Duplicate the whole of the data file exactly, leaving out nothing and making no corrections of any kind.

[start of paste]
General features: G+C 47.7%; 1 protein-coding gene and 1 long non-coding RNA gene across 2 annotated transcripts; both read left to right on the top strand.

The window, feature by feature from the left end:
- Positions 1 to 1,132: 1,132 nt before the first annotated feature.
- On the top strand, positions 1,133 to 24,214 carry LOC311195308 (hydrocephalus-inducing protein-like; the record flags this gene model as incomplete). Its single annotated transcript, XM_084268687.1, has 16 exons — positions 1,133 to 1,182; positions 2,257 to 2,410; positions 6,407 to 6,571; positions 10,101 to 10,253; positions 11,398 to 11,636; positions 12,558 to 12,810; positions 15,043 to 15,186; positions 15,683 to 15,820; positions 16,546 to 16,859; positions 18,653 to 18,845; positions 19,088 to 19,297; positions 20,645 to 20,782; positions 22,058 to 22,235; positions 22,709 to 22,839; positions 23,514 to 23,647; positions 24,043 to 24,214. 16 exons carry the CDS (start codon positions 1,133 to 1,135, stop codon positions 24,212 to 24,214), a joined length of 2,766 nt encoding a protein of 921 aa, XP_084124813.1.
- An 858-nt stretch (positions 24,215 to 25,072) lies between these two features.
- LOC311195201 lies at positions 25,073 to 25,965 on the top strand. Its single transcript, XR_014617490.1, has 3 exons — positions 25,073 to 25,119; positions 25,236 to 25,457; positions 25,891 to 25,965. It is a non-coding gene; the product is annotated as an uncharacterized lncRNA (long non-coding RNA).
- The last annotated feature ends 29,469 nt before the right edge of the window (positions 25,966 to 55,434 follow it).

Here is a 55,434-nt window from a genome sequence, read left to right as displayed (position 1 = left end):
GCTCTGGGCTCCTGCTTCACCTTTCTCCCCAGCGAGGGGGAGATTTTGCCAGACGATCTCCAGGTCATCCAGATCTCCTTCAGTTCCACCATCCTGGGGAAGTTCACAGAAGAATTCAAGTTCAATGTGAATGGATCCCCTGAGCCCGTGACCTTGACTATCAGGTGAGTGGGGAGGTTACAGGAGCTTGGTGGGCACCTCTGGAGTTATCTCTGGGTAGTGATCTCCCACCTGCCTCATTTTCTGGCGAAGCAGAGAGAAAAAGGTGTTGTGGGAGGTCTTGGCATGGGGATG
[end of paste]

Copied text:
General features: G+C 47.7%; 1 protein-coding gene and 1 long non-coding RNA gene across 2 annotated transcripts; both read left to right on the top strand.

The window, feature by feature from the left end:
- Positions 1 to 1,132: 1,132 nt before the first annotated feature.
- On the top strand, positions 1,133 to 24,214 carry LOC311195308 (hydrocephalus-inducing protein-like; the record flags this gene model as incomplete). Its single annotated transcript, XM_084268687.1, has 16 exons — positions 1,133 to 1,182; positions 2,257 to 2,410; positions 6,407 to 6,571; positions 10,101 to 10,253; positions 11,398 to 11,636; positions 12,558 to 12,810; positions 15,043 to 15,186; positions 15,683 to 15,820; positions 16,546 to 16,859; positions 18,653 to 18,845; positions 19,088 to 19,297; positions 20,645 to 20,782; positions 22,058 to 22,235; positions 22,709 to 22,839; positions 23,514 to 23,647; positions 24,043 to 24,214. 16 exons carry the CDS (start codon positions 1,133 to 1,135, stop codon positions 24,212 to 24,214), a joined length of 2,766 nt encoding a protein of 921 aa, XP_084124813.1.
- An 858-nt stretch (positions 24,215 to 25,072) lies between these two features.
- LOC311195201 lies at positions 25,073 to 25,965 on the top strand. Its single transcript, XR_014617490.1, has 3 exons — positions 25,073 to 25,119; positions 25,236 to 25,457; positions 25,891 to 25,965. It is a non-coding gene; the product is annotated as an uncharacterized lncRNA (long non-coding RNA).
- The last annotated feature ends 29,469 nt before the right edge of the window (positions 25,966 to 55,434 follow it).

Here is a 55,434-nt window from a genome sequence, read left to right as displayed (position 1 = left end):
GCTCTGGGCTCCTGCTTCACCTTTCTCCCCAGCGAGGGGGAGATTTTGCCAGACGATCTCCAGGTCATCCAGATCTCCTTCAGTTCCACCATCCTGGGGAAGTTCACAGAAGAATTCAAGTTCAATGTGAATGGATCCCCTGAGCCCGTGACCTTGACTATCAGGTGAGTGGGGAGGTTACAGGAGCTTGGTGGGCACCTCTGGAGTTATCTCTGGGTAGTGATCTCCCACCTGCCTCATTTTCTGGCGAAGCAGAGAGAAAAAGGTGTTGTGGGAGGTCTTGGCATGGGGATG